Grounds and Separation Requirements
No Fault Grounds
Illinois is currently a “no fault” state. This means that the person filing for divorce does not need to allege marital misconduct.
- Two Year Separation Requirement: In Illinois, to proceed using no-fault grounds (“irreconcilable differences”) the parties must live “separate and apart” for at least two years before their case may be concluded. “Separate and apart” does not necessarily mean a physical separation.The two-year waiting requirement can be waived if both parties sign a special waiver form.
- Six Month Separation Requirement: In Illinois, to proceed using no-fault grounds (“irreconcilable differences”), even if the two-year requirement is waived, the parties must still live “separate and apart” for at least six months before the case may be finalized. “Separate and apart” does not necessarily mean a physical separation.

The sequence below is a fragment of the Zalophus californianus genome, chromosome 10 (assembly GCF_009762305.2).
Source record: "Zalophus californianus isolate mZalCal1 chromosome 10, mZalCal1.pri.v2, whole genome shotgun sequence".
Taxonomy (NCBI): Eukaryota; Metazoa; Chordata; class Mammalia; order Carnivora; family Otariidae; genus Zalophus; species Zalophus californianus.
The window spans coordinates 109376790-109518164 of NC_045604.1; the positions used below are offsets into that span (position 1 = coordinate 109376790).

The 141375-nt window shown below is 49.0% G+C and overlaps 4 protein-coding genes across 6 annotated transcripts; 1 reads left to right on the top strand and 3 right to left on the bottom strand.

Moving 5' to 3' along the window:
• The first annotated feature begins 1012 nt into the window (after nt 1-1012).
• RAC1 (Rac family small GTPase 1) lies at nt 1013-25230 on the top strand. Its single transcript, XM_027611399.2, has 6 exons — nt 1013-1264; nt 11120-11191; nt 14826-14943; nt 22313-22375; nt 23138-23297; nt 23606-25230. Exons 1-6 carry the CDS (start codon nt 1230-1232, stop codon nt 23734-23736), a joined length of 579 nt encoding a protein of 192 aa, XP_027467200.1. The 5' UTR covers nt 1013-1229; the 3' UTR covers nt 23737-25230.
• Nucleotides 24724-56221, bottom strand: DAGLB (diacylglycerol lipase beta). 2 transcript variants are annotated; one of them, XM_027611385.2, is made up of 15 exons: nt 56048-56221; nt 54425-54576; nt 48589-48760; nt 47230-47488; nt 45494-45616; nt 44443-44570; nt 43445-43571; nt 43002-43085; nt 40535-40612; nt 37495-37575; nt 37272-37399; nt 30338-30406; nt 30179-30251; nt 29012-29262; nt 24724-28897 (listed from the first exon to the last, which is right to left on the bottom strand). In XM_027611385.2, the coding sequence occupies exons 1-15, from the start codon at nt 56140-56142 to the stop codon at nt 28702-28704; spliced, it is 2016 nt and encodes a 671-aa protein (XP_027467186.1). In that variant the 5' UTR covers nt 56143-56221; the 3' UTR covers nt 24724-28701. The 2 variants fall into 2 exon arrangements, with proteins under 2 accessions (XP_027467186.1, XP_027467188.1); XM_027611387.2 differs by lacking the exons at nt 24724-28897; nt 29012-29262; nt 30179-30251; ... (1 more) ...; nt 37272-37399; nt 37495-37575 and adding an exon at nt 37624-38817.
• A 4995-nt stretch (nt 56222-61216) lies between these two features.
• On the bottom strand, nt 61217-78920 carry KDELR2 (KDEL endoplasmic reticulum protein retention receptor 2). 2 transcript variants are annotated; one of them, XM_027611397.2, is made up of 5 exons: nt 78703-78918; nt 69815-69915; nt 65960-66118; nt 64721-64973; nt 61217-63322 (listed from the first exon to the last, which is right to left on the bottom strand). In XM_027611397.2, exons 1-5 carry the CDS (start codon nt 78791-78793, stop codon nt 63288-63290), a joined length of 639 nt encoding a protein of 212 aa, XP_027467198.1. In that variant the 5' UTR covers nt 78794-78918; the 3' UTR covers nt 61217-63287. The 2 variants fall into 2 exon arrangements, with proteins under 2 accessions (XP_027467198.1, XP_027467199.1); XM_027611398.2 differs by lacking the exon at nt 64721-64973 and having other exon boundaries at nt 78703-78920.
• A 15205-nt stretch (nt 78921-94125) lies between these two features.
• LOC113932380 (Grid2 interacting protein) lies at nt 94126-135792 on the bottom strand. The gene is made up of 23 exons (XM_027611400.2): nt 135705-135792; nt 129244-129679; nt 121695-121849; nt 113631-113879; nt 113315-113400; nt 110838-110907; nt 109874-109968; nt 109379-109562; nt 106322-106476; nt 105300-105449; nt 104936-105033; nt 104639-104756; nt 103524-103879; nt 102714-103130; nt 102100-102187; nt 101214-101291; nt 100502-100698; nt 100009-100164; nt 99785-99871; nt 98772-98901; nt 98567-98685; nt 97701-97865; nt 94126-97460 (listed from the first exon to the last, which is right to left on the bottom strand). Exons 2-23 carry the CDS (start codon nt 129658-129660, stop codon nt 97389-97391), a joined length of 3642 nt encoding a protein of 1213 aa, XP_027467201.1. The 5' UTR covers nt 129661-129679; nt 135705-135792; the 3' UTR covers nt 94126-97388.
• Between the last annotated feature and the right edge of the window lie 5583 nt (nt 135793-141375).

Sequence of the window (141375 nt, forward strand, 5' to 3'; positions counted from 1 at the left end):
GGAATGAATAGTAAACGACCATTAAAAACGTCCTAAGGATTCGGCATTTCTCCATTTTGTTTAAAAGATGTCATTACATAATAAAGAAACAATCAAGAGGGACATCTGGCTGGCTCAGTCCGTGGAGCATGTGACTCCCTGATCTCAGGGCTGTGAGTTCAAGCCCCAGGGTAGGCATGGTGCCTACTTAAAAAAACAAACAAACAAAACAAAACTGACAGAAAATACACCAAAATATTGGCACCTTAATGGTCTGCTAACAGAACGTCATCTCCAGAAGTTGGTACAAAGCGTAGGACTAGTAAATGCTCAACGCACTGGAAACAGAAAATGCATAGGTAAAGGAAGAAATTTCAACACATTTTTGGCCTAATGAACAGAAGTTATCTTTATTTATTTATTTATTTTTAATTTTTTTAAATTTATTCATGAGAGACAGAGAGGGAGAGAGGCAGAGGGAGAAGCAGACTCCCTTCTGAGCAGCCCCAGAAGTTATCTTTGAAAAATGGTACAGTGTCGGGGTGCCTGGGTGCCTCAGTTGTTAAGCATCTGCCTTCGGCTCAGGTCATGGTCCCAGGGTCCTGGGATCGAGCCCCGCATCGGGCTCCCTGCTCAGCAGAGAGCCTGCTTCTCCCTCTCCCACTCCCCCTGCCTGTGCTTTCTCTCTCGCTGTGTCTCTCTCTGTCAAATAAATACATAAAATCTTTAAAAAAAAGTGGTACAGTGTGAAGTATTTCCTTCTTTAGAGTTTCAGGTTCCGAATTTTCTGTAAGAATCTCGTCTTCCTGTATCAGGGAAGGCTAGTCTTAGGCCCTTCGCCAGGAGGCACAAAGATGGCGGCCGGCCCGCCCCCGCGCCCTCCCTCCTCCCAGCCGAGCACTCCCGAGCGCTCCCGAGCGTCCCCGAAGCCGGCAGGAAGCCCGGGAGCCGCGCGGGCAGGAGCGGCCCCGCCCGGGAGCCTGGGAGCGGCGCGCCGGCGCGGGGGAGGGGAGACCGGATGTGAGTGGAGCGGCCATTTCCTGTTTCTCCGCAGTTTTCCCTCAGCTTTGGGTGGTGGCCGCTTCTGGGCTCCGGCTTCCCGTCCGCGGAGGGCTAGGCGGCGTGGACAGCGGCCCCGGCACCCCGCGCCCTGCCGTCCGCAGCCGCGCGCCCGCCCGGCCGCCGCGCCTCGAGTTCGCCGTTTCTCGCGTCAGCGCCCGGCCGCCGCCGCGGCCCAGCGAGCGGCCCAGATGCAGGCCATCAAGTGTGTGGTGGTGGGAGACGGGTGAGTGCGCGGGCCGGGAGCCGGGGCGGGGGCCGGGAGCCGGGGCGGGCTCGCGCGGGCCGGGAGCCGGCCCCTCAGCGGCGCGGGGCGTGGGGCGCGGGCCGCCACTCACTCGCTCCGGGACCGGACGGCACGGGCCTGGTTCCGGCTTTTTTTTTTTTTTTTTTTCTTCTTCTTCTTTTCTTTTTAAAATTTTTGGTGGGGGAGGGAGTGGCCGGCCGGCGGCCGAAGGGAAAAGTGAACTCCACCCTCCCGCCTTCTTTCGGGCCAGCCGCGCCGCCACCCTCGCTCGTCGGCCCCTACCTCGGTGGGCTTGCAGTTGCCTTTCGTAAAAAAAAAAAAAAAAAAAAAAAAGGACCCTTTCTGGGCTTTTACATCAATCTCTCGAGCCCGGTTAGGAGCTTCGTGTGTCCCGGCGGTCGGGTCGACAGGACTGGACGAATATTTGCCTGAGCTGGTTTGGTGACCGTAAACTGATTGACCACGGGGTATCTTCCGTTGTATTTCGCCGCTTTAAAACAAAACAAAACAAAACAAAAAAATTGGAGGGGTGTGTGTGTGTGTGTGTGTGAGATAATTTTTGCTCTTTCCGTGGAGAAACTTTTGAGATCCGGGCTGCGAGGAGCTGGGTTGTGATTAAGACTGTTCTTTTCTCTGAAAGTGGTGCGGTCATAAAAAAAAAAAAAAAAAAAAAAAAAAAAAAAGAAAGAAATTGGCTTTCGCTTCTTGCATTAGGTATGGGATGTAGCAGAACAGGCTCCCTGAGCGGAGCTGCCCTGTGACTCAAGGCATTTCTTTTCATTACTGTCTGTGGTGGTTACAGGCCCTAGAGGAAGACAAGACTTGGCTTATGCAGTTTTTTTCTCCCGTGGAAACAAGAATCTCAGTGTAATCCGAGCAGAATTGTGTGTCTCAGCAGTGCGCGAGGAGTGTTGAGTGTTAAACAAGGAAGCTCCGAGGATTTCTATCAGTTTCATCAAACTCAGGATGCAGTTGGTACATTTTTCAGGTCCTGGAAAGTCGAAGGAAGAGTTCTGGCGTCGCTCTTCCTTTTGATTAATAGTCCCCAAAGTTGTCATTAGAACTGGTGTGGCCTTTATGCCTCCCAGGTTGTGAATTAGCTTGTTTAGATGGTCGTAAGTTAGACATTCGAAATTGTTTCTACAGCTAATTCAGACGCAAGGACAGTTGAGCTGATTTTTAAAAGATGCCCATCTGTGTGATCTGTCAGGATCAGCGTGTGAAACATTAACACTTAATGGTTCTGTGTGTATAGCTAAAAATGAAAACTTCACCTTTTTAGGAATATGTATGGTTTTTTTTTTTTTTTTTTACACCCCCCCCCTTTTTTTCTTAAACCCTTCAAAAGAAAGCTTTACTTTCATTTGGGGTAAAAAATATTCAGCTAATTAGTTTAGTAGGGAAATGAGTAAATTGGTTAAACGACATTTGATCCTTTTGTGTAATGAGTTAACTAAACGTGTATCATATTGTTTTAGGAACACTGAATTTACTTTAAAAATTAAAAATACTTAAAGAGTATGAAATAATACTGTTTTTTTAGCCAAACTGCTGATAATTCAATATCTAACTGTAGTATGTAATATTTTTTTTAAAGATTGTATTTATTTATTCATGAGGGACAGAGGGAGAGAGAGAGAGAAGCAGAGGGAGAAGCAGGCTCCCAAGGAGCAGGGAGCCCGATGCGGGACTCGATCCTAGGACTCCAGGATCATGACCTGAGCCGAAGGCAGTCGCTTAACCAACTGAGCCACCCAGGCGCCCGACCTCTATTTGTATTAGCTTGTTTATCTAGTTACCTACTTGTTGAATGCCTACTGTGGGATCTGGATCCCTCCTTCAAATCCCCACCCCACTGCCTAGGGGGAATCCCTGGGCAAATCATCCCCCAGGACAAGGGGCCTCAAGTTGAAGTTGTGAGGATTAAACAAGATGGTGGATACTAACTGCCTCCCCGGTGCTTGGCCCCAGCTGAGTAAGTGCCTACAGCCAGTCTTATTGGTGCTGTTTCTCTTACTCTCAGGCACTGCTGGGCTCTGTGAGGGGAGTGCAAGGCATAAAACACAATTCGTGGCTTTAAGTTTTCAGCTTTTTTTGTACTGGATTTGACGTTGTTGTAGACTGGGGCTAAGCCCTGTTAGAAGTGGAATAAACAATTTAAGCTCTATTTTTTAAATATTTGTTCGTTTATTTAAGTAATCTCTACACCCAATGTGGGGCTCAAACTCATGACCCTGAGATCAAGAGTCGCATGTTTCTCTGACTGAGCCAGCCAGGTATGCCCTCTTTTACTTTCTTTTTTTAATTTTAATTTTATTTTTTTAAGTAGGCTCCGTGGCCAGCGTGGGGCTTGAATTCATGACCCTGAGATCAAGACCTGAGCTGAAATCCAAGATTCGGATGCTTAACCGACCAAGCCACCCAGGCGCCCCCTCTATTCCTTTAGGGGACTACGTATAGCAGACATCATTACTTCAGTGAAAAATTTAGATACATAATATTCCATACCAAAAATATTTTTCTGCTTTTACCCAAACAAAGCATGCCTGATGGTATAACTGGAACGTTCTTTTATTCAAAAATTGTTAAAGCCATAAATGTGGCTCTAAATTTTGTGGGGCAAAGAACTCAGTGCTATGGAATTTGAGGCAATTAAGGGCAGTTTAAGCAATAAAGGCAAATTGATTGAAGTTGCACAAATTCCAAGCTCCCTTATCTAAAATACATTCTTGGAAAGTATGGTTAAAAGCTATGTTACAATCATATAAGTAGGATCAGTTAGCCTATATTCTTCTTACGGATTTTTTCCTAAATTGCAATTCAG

“Fault” divorce is one in which one party blames the other for the failure of the marriage by citing a wrongdoing. Grounds for fault can include adultery, physical or mental cruelty, desertion (over 1 year), habitual drunkenness or drug addiction (over 2 years), insanity, impotence or infecting the other spouse with a venereal disease.
In most instances, the presence of marital misconduct is not taken into account when determining a division of property, child support or custody.
Generally, for fault grounds, other than as noted above, there is no mandatory separation period. These periods of separation cannot be waived.